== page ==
Review: L.A. Dance Project Welcomes Back Founder at the Theatre at Ace Hotel

Benjamin Millepied’s L.A. Dance Project held two triumphant shows at the Theatre at Ace Hotel Dec. 9 and 10.

Benjamin Millepied’s L.A. Dance Project held two triumphant shows at the Theatre at Ace Hotel Dec. 9 and 10.

My connection to ballet goes way back to the 1970s when as a teenager my cousins and I would pull together some money to buy tickets to see NYC’s American Ballet Theater (ABT) perform at the Shrine Auditorium. A film that also pulled me into the ballet world back then was The Turning Point, which starred Shirley MacLaine, Anne Bancroft and ballet legend Mikhail Baryshnikov and was nominated for 11 Academy Awards including Best Picture.

A more recent film that also had a huge impact on popular culture around the world was Black Swan, starring Natalie Portman, Vincent Cassel, Mila Kunis, Winona Ryder and in a supporting role, New York City Ballet star and choreographer Benjamin Millepied, who not only got to dance with Ms. Portman but eventually married her.

After retiring from NYCB, Millepied established the L.A. Dance Project in 2012 with a mission “to create new work and to revive seminal collaborations from influential dance makers” and served as its director until 2014 when he accepted the job of Director of Dance at the Paris Opera Ballet. Luckily for dance enthusiasts in the City of Angels, Millepied is back after his short stint in his native France did not live up to expectations. He has now taken back the reins of L.A. Dance Project, and on Dec. 9 and 10 at the Theatre at Ace Hotel, he presented the first performance of the company since his return.

The first piece presented was “II Acts for the Blind” by Israeli choreography Roy Assaf with musical piece “Svanur” by Icelandic music group Rökkurró. A drawn white square in the middle of the stage became the focal point where company dancers in flesh-colored leotards performed in group, duos or solos a series of what seemed like abstract, arbitrary dance movements to the slow, melancholy piano score. While not in the central square area, some of the dancers would also partake in other gestures around the perimeter, which brought a sense of interest as to why all this was happening. This became clear about halfway through the middle of the 20-minute piece when one of the female dancers sitting on a stool began a dialogue aimed at the audience while using a music triangle in order to break the spoken storyline.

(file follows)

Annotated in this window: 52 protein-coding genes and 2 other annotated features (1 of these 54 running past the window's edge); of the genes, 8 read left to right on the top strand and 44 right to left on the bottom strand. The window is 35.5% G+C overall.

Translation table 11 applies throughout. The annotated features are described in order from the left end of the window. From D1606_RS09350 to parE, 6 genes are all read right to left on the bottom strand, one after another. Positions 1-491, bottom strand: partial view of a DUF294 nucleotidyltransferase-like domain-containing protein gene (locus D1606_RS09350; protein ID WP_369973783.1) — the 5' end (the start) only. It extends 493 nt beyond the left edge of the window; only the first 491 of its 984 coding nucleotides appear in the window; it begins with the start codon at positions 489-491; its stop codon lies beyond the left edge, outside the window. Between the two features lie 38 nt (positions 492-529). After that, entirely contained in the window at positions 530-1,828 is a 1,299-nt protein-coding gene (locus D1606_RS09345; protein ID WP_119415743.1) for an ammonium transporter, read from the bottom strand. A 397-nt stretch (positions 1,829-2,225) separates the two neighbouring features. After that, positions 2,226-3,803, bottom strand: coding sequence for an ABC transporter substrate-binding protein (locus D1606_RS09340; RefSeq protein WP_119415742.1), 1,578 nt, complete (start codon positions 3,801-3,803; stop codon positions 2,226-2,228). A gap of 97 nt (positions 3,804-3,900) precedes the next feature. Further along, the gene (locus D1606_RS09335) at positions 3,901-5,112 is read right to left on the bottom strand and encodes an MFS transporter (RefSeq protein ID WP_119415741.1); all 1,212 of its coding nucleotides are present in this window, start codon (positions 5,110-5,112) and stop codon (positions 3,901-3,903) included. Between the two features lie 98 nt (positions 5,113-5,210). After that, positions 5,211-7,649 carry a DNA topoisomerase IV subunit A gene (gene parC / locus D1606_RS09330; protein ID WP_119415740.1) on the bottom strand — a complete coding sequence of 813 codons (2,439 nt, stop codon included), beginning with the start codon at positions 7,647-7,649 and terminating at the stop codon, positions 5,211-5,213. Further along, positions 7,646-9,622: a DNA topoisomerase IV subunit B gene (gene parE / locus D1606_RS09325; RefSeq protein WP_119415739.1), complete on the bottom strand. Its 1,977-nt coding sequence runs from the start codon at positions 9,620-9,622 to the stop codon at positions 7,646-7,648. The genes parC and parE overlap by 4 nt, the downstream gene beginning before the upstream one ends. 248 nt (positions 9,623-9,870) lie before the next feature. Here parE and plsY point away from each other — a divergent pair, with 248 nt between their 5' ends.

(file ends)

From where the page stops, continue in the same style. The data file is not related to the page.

Returning to the stage, the dancers re-enacted the exact same choreography, but this time with casual costumes and funny, sometimes poignant storylines, some likened to life in Los Angeles. Was this an ode to the City of Angels or a satirical statement on where some dance inspirations come from? Or both? Regardless, it was an enjoyable experiment on what we would expect in a more conventional dance piece.

Second on the program was the short but gorgeous piece, “After the Rain” by acclaimed English choreographer and ex-dancer Christopher Wheeldon with haunting music by Estonian composer Arvo Pärt. The slow, sensual, romantic piece paired the beautiful and elegant Carla Körbes with the dashing and strong Batkhurel Bold. The simple, seamless series of elegant movements was executed so beautifully that it was hard to know when one stopped and the other began. Not sure if Wheeldon considered the flow of Korbes’ hair as part of the effect, but it sure was one of the visual highlights.

One of the elements of the announced program that drew my attention was the collaboration of Millepied and Canadian-born and LGBTQ singer-songwriter Rufus Wainwright whom I have been a huge fan of since his breakthrough, self-titled recording in 1998. The title of the world-premiere piece was “Homecoming,” and it featured on stage Wainwright on solo piano with the talented Janie Taylor paired with Millepied as the male in the duo. With his signature passionate and expressive voice, Wainwright accompanied the dancers in a series of duo and solo segments that showcased each dancer’s strengths and techniques.

After intermission came the longer and most rewarding of the two choreographies by Millepied, titled “On The Other Side” with music by Philip Glass at the hands of the incredible pianist Richard Valitutto. An ensemble piece danced with a large, colorful painted art piece background by Mark Bradford, it brought single, duo and ensemble groupings to partake in some very complex, well-executed and engaging segments. The very colorful costumes by Alessandro Sartori seemed to pick up on the art’s primary colors while the lighting design by Lucy Carter added shadows of the dancers at certain moments which brought more movements to the stage.

After a very loud and enthusiastic round of applause and standing ovation for the well-deserved dancers, musicians and collaborators, the eclectic and very elegantly dressed crowd flowed out of the gorgeous and historical Theatre at Ace Hotel to busy South Broadway. It was quite the “Homecoming” for the man of the hour, Los Angeles’ favorite Frenchman and all-around talented artist, Mr. Benjamin Millepied. Welcome Back, Ben!

Humberto Capiro is a Contributing Writer for Living Out Loud - LA, covering lifestyle and entertainment. Follow him on Twitter: @HumbertoCapiro

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